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PreS - Gr 3 - Another variation on the familiar song, this one enumerates some of the unusual fauna of the rain forest. It not only spotlights some of the animals-marmosets, parrots, honey bears, leaf cutter ants, etc.-but also offers pertinent information on the habitat. Berkes describes the different layers of the rainforest and its importance to our global ecology, and suggests movement activities for children to act out the rhyme. The unusual and colorful illustrations are made with polymer clay and then photographed, giving them a three-dimensional look. Each spread has the text and a number on the left against a dark-green leaf background, and shows one animal family with the correct number of babies as well as several other sets of indigenous flora or fauna to count. A long double page shows all the levels of the rain forest in cross section, and children are challenged to count the animals previously encountered and now hanging on the vines and hiding underneath the trees, etc. This is a handsome book on an important subject, and it can serve as recreational reading as well as an introduction to a basic unit on the rain forest.-Judith Constantinides, formerly at East Baton Rouge Parish Main Library, LACopyright 2007 Reed Business Information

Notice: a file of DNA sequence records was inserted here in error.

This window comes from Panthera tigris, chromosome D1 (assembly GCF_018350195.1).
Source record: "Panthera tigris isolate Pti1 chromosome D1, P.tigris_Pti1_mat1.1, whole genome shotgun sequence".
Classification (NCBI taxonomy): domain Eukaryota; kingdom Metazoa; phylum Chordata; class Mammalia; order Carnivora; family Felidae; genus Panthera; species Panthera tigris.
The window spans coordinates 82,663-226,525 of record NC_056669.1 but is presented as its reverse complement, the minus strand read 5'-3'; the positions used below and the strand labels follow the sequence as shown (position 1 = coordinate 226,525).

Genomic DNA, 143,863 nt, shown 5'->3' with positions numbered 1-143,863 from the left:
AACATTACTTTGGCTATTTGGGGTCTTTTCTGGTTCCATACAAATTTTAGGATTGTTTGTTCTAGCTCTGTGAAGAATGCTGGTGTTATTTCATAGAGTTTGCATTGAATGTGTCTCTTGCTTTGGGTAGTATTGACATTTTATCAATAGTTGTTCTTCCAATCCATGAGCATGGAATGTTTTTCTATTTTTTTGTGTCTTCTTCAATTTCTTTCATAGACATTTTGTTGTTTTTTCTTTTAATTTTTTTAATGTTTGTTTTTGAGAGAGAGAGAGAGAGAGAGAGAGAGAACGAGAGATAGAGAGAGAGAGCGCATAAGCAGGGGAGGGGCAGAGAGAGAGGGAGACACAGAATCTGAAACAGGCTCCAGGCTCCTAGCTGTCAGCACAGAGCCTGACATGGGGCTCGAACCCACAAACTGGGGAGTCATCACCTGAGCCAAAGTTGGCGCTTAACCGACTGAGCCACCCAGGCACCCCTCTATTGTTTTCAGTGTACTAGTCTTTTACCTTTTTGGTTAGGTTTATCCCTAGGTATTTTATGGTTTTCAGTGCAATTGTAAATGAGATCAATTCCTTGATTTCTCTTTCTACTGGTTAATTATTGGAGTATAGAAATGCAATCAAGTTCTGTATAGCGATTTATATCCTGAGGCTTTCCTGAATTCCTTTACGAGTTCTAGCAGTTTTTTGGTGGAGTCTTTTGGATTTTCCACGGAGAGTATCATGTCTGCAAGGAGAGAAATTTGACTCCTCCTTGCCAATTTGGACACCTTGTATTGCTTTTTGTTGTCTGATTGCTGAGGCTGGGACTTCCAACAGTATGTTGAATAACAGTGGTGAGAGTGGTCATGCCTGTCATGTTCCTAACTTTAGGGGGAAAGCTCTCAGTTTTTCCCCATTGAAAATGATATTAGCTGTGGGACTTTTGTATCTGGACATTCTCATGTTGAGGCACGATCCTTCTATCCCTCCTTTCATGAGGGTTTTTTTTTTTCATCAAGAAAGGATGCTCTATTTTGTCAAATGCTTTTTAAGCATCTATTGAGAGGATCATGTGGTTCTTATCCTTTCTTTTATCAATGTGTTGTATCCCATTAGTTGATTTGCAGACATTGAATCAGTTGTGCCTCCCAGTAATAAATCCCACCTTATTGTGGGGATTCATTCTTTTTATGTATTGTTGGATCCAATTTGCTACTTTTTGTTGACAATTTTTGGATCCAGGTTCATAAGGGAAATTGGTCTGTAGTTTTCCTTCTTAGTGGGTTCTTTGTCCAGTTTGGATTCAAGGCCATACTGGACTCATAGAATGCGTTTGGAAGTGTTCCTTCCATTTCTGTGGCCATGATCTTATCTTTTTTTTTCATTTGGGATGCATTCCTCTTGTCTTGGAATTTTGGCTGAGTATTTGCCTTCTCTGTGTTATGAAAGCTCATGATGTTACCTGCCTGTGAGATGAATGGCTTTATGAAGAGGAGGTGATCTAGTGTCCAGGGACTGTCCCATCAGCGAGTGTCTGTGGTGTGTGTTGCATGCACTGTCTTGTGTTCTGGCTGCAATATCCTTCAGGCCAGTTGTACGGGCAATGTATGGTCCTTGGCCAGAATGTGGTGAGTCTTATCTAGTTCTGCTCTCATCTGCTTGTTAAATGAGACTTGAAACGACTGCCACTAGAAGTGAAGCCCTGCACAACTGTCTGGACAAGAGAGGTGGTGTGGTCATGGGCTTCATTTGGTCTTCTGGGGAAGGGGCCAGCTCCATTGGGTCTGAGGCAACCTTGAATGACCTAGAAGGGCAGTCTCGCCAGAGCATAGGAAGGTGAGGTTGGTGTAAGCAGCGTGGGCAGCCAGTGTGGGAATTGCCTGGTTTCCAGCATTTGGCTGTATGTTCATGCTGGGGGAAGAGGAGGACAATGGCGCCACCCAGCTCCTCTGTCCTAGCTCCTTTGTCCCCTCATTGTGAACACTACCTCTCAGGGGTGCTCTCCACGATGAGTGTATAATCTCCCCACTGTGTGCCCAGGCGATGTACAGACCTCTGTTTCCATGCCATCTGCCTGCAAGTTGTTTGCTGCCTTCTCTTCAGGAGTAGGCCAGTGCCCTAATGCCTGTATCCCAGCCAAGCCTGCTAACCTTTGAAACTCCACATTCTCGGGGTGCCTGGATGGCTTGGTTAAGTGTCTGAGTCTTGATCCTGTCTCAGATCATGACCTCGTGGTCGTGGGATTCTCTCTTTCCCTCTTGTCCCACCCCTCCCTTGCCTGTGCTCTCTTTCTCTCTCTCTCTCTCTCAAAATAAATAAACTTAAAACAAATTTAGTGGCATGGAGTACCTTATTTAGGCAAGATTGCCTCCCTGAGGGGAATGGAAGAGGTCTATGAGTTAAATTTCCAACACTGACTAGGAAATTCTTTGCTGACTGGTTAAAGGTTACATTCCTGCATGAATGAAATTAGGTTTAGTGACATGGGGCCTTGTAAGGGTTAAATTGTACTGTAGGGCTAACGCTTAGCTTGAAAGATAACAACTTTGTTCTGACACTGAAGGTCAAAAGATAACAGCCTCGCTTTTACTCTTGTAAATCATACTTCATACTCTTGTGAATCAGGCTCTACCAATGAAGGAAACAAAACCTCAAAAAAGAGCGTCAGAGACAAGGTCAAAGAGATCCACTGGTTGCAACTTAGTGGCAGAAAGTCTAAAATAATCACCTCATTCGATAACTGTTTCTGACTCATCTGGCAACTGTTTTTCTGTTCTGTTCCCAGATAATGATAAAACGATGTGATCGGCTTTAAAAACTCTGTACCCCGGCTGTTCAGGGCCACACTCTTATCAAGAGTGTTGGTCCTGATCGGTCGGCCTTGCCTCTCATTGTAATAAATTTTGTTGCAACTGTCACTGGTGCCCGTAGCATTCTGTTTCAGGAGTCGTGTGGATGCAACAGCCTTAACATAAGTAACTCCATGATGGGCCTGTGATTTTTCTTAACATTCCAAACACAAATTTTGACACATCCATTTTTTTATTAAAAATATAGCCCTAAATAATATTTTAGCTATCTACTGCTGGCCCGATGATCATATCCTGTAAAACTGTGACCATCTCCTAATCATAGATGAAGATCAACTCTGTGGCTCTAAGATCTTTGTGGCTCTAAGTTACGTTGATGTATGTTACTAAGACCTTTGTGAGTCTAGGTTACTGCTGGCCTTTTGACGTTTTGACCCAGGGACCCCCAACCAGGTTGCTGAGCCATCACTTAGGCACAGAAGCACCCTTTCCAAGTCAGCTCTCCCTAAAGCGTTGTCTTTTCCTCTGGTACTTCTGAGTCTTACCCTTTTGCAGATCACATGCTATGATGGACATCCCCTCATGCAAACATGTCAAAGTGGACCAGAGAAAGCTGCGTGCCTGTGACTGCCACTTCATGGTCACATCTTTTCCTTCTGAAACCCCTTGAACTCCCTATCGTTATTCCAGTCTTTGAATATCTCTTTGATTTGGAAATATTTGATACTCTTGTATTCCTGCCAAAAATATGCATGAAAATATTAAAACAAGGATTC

Posted July 23, 2013
I am a sucker for signed books, so when I saw one of Marianne Berkes' books in a pamphlet of 100 Picture Books for Preschoolers, I just knew I could renew our acquaintance and have her sign a book or three for my son. Actually, Marianne is very gracious and would sign a book for anyone who asks.
Over in the Jungle: A Rainforest Rhyme was the book listed in the pamphlet, so I'll review it first. This book is deceptively simple. Marianne Berkes takes a simple tune (Over in the Meadow) and replaces the lyrics with counting verses about rainforest animals. Sounds pretty easy in theory, but not so much in practice. Anyway, it works very well in this book.